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Optimize content for conversion

With today’s rapidly declining attention spans, even a one-second delay in website load time can contribute to frustration that causes an eCommerce site’s bounce rate to increase. It is important to know which product pages on your eCommerce site should load more quickly than others, and which pages can sacrifice speed for higher-resolution images, videos, or other dynamic content that takes longer to load. This will depend entirely on your customers’ expectations for online shopping in that particular product category.

The average page load time was 3.88 seconds across Internet Retailer’s “Top 1000” sites. Pages for certain product categories such as home furnishings/houseware require, on average, one second longer to load because they contain high-resolution images. Today, eCommerce customers shopping online in that product category have come to expect more visually impactful content, which contributes to the overall page load time.


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Categories matter

Automotive accessories, on the other hand, are one-second faster and can get by with thumbnail images needing less time to load. For this eCommerce category, online shoppers have come to expect product information in the form of text, and they do not expect high-resolution images.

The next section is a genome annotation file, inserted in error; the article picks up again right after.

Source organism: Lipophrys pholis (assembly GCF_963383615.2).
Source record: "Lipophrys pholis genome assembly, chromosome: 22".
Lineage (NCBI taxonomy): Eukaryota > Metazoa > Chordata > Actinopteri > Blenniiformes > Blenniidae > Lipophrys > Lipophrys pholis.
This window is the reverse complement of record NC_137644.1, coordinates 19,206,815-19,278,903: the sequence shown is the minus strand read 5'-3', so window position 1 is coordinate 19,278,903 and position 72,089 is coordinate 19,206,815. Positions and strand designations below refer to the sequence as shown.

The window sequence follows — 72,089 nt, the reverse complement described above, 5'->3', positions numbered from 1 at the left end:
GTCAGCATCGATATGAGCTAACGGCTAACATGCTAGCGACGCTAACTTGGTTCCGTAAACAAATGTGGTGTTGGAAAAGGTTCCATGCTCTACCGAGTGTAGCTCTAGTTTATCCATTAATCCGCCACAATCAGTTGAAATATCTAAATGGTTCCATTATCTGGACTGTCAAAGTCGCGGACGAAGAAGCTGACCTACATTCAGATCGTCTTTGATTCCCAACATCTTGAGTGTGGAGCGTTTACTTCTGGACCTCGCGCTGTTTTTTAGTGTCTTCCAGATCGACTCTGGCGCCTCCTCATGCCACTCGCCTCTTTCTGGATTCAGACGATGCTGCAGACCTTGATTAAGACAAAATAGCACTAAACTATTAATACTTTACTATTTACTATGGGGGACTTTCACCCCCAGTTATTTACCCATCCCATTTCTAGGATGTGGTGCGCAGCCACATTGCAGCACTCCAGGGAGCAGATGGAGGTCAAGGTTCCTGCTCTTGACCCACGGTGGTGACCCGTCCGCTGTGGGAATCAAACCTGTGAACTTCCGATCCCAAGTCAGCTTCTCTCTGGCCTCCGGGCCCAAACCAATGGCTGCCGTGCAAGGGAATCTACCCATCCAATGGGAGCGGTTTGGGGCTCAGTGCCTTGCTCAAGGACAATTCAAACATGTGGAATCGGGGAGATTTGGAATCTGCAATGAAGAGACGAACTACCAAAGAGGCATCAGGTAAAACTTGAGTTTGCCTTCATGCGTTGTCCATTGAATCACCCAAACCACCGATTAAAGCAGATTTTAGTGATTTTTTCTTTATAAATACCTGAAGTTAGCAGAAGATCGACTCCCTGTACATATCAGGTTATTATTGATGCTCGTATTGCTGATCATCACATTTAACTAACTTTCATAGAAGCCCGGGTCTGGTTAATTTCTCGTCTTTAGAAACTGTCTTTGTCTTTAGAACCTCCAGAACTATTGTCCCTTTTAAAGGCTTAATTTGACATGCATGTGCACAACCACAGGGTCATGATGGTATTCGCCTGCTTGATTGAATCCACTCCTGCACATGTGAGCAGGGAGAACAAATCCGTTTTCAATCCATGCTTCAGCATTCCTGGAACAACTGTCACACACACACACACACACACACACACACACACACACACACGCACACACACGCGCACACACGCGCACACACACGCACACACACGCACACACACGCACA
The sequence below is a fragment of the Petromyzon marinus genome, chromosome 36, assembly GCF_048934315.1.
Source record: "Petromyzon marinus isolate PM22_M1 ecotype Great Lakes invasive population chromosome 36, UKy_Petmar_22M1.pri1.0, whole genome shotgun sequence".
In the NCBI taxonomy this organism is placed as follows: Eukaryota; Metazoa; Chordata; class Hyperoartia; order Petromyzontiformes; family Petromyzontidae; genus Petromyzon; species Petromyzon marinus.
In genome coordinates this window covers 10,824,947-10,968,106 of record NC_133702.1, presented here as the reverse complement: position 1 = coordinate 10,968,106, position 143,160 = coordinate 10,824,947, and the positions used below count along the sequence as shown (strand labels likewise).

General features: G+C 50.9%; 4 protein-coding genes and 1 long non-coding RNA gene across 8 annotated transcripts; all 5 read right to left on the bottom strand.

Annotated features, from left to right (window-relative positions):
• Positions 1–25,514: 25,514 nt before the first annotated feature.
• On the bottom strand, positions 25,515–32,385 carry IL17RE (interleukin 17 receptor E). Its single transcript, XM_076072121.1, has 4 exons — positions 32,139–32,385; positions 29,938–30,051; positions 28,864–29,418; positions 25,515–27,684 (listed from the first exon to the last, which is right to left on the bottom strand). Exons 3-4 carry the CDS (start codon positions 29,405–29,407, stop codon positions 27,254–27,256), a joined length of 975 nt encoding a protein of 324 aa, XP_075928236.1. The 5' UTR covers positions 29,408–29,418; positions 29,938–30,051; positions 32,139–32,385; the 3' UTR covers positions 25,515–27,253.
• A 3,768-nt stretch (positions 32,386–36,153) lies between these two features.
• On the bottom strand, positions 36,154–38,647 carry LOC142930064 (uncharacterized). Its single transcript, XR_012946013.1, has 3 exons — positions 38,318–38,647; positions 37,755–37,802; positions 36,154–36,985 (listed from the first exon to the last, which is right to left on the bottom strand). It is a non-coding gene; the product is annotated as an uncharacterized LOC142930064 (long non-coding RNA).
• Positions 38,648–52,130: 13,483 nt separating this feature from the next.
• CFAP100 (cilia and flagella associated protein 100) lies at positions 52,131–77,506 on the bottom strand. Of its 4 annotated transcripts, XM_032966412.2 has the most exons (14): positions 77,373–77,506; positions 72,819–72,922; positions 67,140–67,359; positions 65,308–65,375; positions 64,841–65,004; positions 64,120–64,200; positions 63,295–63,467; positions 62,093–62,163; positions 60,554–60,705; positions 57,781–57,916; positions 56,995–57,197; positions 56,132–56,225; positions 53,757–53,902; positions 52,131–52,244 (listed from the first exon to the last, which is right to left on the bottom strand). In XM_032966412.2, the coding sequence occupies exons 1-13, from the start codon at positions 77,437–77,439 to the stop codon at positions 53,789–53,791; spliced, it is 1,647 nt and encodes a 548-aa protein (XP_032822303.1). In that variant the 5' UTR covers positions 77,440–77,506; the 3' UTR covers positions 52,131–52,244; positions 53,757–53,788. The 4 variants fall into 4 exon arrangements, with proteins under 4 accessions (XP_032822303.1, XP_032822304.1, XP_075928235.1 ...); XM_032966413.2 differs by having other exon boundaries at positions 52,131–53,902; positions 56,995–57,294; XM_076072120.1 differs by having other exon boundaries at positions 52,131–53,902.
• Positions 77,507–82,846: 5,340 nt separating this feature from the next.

In other categories, customers may expect to see reviews, comparisons, and even video recommendations. It’s finding the right balance between customer expectations and aesthetics on one hand and quick functionality on the other.

In order to optimize your site performance for more conversion, you must correlate eCommerce customer expectations with how your site performs in each product category. This will help you understand how fast the site should load in each, how much revenue is at stake, and where to begin making changes.

If your eCommerce product or service category requires dynamic, high-resolution content then consider moving the content closer to your online shoppers. This way, you can reduce the bounce rates by enabling content caching in order to ensure your site visitors experience a fast load time even during peak hours.


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A note on cloud-based content delivery networks

Cloud-based content delivery networks (CDNs) provide a globally-distributed network of proxy servers which cache content at edge locations and ensure faster delivery of your website content from wherever your customers access it — thus improving access speed for downloading dynamic, high-resolution content. All of the major cloud computing ecosystems—AWS, Microsoft Azure, and Google Cloud, offer this capability.

Conclusion

Being consistent with your brand messaging across all of your eCommerce content and marketing activities, while also doing the back-end work to make sure that your website is well optimized, are two important ways to boost conversions for eCommerce companies. Implement these important steps and you are sure to start seeing results.


Guest written by Ryan Gould, Vice President of Strategy and Marketing Services of ElevationB2B. From legacy Fortune 100 institutions to inventive start-ups, Ryan brings extensive experience with a wide range of B2B clients. He skillfully architects and manages the delivery of integrated marketing programs, and believes strongly in strategy, not just tactics, that effectively aligns sales and marketing teams within organizations.